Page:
She also wrote a number of books, including Roses for English Gardens (Longmans, Green and Co., 1902) and Old West Surrey (Longmans, Green and Co., 1904). She was also a prolific artist, painting and illustrating a wide range of subjects. The book that has most been studied is the abridged version of her memoirs, A Memoir of my own Life (Longmans, Green and Co., 1910).
Charles Jencks was a cultural theorist, architectural historian and landscape designer, whose work defined the contours of Postmodernism. Jencks published a series of seminal books, lectured and designed buildings and gardens worldwide. In 2003, he established the RIBA Charles Jencks Award “to recognise an individual or practice that has made a significant contribution simultaneously to the theory and practice of architecture.” The award has been given to many leading architects including Alejandro Aravena, Herzog & de Meuron and Rem Koolhaas.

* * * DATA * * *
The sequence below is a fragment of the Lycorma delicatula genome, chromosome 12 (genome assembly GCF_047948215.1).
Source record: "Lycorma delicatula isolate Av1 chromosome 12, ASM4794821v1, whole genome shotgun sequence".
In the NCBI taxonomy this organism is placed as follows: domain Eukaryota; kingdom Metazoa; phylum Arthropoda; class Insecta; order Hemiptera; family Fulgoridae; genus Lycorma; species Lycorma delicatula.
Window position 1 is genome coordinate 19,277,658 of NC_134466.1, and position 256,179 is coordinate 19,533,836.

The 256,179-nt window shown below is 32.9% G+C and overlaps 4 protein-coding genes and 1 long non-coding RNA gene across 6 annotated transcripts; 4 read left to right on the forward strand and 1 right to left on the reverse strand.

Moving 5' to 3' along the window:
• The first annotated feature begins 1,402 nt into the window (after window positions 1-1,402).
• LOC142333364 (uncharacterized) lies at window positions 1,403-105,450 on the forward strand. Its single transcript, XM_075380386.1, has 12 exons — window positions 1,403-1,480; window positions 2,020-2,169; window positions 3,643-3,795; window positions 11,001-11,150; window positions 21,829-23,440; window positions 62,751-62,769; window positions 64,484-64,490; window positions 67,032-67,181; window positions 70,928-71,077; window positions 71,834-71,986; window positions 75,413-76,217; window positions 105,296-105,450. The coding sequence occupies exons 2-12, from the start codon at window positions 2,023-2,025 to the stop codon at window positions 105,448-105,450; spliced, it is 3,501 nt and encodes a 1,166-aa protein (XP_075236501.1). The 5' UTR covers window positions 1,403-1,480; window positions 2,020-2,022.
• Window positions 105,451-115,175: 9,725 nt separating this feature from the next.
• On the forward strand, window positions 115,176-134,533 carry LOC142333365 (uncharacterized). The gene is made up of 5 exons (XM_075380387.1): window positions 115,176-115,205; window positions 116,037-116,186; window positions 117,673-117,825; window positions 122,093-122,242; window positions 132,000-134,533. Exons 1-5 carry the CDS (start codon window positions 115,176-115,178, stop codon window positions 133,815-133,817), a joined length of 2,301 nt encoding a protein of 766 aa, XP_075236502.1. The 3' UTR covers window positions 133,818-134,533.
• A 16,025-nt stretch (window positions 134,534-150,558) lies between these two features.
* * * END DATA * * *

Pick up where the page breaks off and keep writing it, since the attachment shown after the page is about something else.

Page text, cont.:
Jencks’ most influential design came relatively late in life with a shift towards landscape. Using his wife Maggie’s knowledge of Chinese gardens, the pair created a series of ambitious landscapes including Scotland’s 30-acre Garden of Cosmic Speculation. Jencks viewed the garden as a microcosm of the universe, incorporating scientific ideas such as fractals and self-organising systems into the site.
The garden was inspired by the ideas of his mentor, architect Buckminster Fuller, and also Jencks’ interest in the natural world. He created a number of psychedelic landforms in the shape of curved, tiered mounds linked by linear paths that articulate undulating waves. He also incorporated elements from modern science, such as the butterfly effect and chaos theory.